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Africa Renewal. 2005 Oct; 19(3):21.Africa will not be able to achieve the Millennium Development Goals (MDGs) unless it is able to mobilize all stakeholders, including the private sector, concluded more than 200 participants at a conference in London on 4 July. Coming on the eve of the Group of Eight summit in Scotland and on the same day as the opening of the African Union summit in Libya, the event formally launched a project of the New Partnership for Africa's Development (NEPAD), "Bending the Arc," which aims to encourage businesses in Africa to advance the MDGs. The meeting was organized by the NEPAD Secretariat, the African Business Roundtable (ABR) and the United Nations. It also received sponsorship from Coca-Cola, Visa International, Nestlé and other corporations. Making Africa more attractive to business is crucial if "we are to end Africa's dependency on aid and ensure the self-sustaining growth that is needed to achieve the Millennium Development Goals in Africa," said Mr. Bamanga Tukur, president of the ABR and chair of the NEPAD Business Group. Mr. Mark Malloch Brown, chief of staff to the UN Secretary-General, lauded the project's aim, since achieving the MDGs "is beyond the reach of government alone." But he also cautioned against "pure private sector solutions" that may push the costs of water or information technologies out of reach of the poor. Africa needs "creative partnerships, where public guarantees, strong public regulations and, possibly, public start-up funds create the incentives and regulatory frameworks to allow the private sector to do its bit, and start to connect people to these vital infrastructures." (excerpt)
Fish, feminists and the FAO: translating 'gender' through different institutions in the development process.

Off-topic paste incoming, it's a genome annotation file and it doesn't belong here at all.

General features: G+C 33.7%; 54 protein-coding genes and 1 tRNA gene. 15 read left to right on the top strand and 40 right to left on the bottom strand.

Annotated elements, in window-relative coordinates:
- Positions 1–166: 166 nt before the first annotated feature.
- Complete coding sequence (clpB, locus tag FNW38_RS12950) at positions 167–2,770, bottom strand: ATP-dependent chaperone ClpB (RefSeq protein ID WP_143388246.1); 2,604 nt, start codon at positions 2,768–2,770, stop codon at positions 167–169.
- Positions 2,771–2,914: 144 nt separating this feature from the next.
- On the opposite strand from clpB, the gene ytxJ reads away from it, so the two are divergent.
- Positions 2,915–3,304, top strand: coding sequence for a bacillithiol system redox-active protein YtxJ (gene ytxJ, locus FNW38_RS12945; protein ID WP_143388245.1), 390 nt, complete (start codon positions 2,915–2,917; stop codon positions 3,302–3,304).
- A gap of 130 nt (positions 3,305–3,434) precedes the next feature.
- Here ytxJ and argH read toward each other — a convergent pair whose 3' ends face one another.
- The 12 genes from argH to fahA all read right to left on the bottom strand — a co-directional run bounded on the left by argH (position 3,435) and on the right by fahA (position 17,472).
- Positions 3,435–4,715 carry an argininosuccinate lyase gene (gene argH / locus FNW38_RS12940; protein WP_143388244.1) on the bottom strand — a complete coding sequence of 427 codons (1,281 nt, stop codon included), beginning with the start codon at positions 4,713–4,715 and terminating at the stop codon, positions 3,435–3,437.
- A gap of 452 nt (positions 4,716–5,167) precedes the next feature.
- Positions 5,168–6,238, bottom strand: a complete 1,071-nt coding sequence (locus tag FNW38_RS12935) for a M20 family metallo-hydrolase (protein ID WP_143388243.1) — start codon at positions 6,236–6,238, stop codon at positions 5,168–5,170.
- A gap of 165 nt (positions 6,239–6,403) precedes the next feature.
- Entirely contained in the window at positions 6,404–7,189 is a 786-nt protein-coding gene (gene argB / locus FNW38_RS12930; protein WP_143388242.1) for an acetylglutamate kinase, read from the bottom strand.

In: Getting institutions right for women in development, edited by Anne Marie Goetz. London, England, Zed Books, 1997. 61-74.Over the last fifteen years or so, feminist analyses have apparently influenced both thinking and practice in international development agencies. The language of gender and development has been widely adopted. For example, awareness of the differences between practical and strategic gender needs is evident in the policy documentation of many multilateral and bilateral donors. However, the tendency of projects for women to 'misbehave' noted by Buvinic in 1985 is now replicated by the tendency of 'gender planning' to slip subtly and imperceptibly into the much older 'projects for women'. A relational approach to gender is replaced by a focus on women, while male gender identities lie unexamined in the background. The problem of institutionalizing gender analysis, making it more than a nagging concern on the margins, is as acute as ever: 'despite the energy and resources allocated to this work for more than a decade, Women in Development (WID) still most frequently remains an "addon" to mainstream policy and practice.' The commitment to gender analysis only rarely becomes gender-sensitive practice. More frequently it is translated into 'targeting women' and gradually exchanged for the practical exigencies of project reality. This chapter traces the process, through a case study of one donor - the United Nations Food and Agricultural Organization (FAO) - and one of its projects in sub-Saharan Africa. The project is not specifically for women, nor does it focus mainly on gender issues. It aims to promote small-scale fish farming as a diversification and supplement to rural livelihoods. However, gender issues gained a high profile in the stated aims of the project. I examine how these are articulated and mean different things to different people in the policy process, from headquarters in Rome to local-level bureaucracies and the farmers in contact with the project. (excerpt)